The reach of Dengue has grown

She was enjoying the tropical clime, visiting with friends. She started having fevers. The malaria test was negative. Her head ached. The pain behind her eyes felt like she'd been staring at a computer screen too long. Her joints ached. She vomited and didn't want to eat or drink anything her friends tried to feed her. A rash appeared : red dots coalescing, not raised. She started to itch, even on her palms. The rash began to peel. 

A few days later her friend got sick and then another and then another. Pretty soon everyone had the same headache and eye pain, fevers. Some had rashes; some didn't. They all got better.

They had Dengue.

Painful Dengue (pronounced "DEN-gay") is sometimes known as Breakbone Fever.

There are over 100 million cases of this Flavivirus each year worldwide. Travel and transport have spread it globally, along with each of its 4 serotypes (DENV1-4) spreading new strains into new areas. One of its vectors, the Tiger Mosquito (Aedes Albopictus), has spread in the US even as north as Chicago and New York City.

What are the Symptoms?

About half of cases have no noted symptoms. Others have fevers alone or mild symptoms. Symptomatic diseases can be Dengue Fever or the more dangerous forms: Dengue Hemorrhagic Fever or Dengue Shock Syndrome.


  • Sudden high fever (sometimes preceded by facial flushing)
  • Severe Eye pain ("eye strain")
  • Headache
  • Joint, muscle pain
  • Nausea, vomiting, loss of appetite
  • Possibly swollen lymph nodes or a sore throat.
  • Lab values: platelets and white counts may be low.
  • Heart rates may be lower than expected during fever.

After a few days (2-5)

  • Possible rash (flat red spots coalescing). Can itch and peel, including palms.
  • Rash can also occur initially with fever.
  • These symptoms usually last between 3-7 days.

After initial symptoms. some develop Dengue Hemorrhagic Fever (DHF)

  • As the fever drops, warning signs may develop and blood vessels may become “leaky”.
  • Bleeding - from nose, mouth, gums
  • Vomiting blood or heavy vaginal bleeding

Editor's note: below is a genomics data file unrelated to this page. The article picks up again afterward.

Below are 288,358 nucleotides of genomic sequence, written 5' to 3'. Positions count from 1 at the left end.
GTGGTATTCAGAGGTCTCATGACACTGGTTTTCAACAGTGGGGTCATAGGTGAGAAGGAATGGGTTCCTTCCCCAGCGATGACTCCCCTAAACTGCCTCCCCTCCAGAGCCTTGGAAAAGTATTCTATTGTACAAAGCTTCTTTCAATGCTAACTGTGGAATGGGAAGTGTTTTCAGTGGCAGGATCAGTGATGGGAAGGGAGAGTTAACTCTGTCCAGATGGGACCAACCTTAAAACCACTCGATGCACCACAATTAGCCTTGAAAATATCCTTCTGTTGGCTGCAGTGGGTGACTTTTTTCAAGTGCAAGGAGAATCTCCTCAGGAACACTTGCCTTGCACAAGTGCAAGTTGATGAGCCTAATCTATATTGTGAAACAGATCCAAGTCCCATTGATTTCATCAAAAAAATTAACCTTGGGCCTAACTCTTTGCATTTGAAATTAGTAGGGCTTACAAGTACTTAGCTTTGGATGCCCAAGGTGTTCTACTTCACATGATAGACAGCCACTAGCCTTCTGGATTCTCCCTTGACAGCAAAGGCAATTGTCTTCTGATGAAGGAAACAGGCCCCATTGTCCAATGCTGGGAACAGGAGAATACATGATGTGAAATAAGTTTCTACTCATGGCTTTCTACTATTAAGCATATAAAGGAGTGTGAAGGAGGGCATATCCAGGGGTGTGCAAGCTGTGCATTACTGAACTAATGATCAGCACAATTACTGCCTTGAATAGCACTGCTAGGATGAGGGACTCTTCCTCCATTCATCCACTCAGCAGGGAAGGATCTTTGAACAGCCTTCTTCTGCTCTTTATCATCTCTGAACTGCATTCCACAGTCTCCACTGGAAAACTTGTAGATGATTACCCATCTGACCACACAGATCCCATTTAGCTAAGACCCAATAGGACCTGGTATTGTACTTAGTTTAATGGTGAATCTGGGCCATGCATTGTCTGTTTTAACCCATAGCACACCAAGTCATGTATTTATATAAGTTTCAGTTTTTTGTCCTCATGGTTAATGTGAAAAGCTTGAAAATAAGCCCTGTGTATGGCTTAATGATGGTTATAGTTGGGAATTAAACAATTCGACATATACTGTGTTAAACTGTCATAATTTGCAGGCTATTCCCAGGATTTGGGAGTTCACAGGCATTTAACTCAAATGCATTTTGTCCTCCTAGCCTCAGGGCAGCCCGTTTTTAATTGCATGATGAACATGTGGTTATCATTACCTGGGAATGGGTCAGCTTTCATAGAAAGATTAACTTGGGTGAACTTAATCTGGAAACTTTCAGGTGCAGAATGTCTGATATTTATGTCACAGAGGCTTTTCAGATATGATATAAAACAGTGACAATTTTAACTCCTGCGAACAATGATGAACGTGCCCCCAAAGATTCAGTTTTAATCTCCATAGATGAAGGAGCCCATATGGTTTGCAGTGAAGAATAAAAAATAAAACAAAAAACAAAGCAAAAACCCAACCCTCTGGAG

• Black tarry stools (gastrointestinal bleeding)
  • Unexplained skin bruising
  • Pinpoint red dots called petechiae

Others develop even further symptoms and have Dengue Shock Syndrome (DSS)

  • Shock (low blood pressure, confusion, minimal urination)
  • Low Blood Pressure

Symptoms of bleeding and shock require IMMEDIATE medical attention.

What is the treatment?

Most people are able to rest, keep hydrated, and possibly take limited doses of acetaminophen (Tylenol, paracetamol) for fever, under the advice of a doctor. Patients should not take aspirin, naproxen (Aleve), or ibuprofen (Advil) as they can increase bleeding.

Hospitalization is needed for severe cases of dengue with bleeding (Dengue Hemorrhagic Fever) or shock (Dengue Shock Syndrome), or other signs or symptoms of severe illness (especially in dengue reinfection).

There is no specific drug or treatment for dengue besides supportive care (intravenous fluids, blood products, electrolytes, oxygen). With access to good medical care, fatality is less than 1% for dengue.

There are steady steps being made towards a dengue vaccine (successful Phase III trial).

Dengue can be diagnosed by blood tests (PCR and serology).

How is it transmitted?

Fevers usually begin 4-7 days (but can be 3-14 days) after a bite by an infected female mosquito (Aedes aegypti and Aedes albopictus). Fevers beginning 2 weeks after exposure are likely not dengue.  Mosquitoes can bite indoors, feed during the day, and reproduce in standing water (tires, barrels, vases). Use insect repellant (DEET), cover up to avoid bites, and avoid areas with Dengue.

It is not transmitted person-to-person. 

It can be spread by the same mosquito as Zika.

Where is it?

Dengue is found in tropical and sub-tropical areas, often in cities - from the Caribbean, Central and South America to Africa to Asia and into northern Australia. Most infections in the US are imported. Outbreaks have occurred in Florida  (Key West; Marin County 2013), southern Texas, and Hawaii. Any temperature rise can increase spread. Mosquito-borne illnesses are increasingly becoming a problem where they we thought to not be an issue.

Can I get Dengue again?

Yes. In fact, each subsequent infection is more dangerous. Infection with 1 serotype leads to immunity to that serotype but only transient immunity to the other 3 serotypes. Infection with an additional strain can result in an overly exuberant immune response, creating the dangerous DHF and DSS.

What else might it be?

Malaria, often found in the same locations, can initially resemble dengue and can be deadly if treatment is delayed. Likewise, severe illness attributed to dengue may be from untreated Leptospirosis (which also rises after flooding). Chikungunya is spread by the same mosquitoes and is mistaken for dengue (but has no further treatment).

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